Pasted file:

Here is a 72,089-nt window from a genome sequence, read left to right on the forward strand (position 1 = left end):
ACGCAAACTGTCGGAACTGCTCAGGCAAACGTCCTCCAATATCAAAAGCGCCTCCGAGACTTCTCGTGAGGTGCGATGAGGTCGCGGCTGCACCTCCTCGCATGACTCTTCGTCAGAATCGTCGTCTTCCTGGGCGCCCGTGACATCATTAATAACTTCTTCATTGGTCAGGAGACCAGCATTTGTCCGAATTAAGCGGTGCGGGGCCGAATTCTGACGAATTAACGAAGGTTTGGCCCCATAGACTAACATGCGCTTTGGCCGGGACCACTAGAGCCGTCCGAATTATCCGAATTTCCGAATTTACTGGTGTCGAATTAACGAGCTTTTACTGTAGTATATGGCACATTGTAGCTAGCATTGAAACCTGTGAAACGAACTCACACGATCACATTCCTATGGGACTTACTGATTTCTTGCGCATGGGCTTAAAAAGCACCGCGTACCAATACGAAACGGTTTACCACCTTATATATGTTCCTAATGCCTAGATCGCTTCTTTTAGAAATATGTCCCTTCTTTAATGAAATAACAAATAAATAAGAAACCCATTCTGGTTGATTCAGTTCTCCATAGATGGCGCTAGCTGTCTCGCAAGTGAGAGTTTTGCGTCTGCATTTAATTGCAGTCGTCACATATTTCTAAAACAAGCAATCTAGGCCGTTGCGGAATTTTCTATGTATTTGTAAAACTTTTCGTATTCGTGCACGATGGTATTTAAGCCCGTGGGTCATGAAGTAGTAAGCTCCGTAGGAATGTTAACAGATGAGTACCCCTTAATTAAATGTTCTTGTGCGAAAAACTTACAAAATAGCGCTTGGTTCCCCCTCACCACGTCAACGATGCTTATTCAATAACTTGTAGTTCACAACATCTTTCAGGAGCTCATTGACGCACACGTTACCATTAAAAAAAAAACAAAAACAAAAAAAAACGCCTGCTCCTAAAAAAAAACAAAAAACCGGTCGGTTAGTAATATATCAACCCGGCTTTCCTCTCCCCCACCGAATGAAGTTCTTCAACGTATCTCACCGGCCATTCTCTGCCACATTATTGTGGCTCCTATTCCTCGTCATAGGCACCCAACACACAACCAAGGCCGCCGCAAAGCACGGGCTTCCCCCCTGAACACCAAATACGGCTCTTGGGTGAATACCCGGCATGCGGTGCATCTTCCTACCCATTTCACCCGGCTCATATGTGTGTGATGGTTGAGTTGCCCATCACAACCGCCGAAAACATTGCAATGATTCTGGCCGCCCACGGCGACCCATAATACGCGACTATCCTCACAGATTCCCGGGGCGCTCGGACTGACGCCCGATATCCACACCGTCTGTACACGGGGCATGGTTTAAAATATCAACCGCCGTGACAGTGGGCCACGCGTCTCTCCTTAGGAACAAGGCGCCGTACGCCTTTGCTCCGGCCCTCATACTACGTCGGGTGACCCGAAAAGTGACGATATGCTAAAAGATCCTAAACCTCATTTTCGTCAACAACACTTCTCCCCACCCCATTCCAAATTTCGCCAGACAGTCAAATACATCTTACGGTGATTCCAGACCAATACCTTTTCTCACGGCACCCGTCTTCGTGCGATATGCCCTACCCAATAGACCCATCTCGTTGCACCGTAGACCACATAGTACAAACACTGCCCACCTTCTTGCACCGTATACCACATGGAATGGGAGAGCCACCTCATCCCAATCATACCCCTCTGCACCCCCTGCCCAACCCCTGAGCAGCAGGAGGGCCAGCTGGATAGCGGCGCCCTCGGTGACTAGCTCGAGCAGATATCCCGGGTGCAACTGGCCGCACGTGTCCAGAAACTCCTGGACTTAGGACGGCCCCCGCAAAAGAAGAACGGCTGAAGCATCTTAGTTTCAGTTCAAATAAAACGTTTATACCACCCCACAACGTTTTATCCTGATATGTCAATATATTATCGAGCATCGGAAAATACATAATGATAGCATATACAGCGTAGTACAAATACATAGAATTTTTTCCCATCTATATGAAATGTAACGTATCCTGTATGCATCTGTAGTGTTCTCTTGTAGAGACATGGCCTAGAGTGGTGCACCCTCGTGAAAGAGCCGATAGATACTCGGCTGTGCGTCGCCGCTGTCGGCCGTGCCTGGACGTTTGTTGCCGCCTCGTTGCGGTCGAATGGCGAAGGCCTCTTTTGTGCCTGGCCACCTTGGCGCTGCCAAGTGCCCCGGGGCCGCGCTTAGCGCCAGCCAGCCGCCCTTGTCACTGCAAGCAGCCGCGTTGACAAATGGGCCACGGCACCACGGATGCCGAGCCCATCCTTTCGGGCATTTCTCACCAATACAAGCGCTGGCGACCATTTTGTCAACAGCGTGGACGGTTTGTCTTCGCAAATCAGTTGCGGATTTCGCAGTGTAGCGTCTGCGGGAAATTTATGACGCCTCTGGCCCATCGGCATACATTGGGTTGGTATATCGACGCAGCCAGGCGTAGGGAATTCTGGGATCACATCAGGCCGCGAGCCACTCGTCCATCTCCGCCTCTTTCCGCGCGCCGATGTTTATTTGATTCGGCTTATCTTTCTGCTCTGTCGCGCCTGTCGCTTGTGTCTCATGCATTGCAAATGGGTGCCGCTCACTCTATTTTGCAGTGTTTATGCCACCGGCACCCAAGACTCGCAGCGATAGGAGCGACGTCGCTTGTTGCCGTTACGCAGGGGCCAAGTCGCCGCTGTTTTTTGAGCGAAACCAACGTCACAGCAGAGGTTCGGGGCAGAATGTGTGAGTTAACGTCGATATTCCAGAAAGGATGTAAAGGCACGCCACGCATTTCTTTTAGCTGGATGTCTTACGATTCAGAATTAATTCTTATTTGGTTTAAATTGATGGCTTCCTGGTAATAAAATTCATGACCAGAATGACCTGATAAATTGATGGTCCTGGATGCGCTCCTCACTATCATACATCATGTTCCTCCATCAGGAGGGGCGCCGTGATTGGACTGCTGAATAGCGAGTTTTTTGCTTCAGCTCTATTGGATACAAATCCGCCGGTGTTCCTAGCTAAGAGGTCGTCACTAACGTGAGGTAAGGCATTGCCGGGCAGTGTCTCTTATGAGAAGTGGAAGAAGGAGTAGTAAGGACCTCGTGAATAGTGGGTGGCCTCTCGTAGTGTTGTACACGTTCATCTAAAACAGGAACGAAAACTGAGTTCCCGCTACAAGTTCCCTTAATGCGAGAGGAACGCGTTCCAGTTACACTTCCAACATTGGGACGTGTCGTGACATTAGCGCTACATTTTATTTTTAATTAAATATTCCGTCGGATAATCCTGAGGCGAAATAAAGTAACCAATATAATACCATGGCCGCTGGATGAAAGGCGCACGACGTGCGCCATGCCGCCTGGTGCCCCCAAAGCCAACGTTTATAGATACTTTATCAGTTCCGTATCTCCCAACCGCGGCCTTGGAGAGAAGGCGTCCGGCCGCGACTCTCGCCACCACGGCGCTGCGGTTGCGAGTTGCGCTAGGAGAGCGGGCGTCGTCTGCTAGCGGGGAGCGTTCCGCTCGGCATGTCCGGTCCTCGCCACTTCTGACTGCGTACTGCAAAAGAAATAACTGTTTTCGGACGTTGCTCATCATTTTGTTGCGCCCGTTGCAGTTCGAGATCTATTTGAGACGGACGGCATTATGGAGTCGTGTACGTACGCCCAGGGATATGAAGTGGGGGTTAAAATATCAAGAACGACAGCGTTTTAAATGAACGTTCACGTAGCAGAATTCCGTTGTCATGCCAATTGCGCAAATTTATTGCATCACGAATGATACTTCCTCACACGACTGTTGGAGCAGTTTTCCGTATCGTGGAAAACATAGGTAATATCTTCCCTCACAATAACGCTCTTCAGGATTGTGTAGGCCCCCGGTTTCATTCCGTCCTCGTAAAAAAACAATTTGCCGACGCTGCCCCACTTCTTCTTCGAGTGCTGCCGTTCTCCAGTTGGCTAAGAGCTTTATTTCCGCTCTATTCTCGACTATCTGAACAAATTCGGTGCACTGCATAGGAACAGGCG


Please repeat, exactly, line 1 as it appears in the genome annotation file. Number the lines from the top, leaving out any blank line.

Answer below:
Here is a 72,089-nt window from a genome sequence, read left to right on the forward strand (position 1 = left end):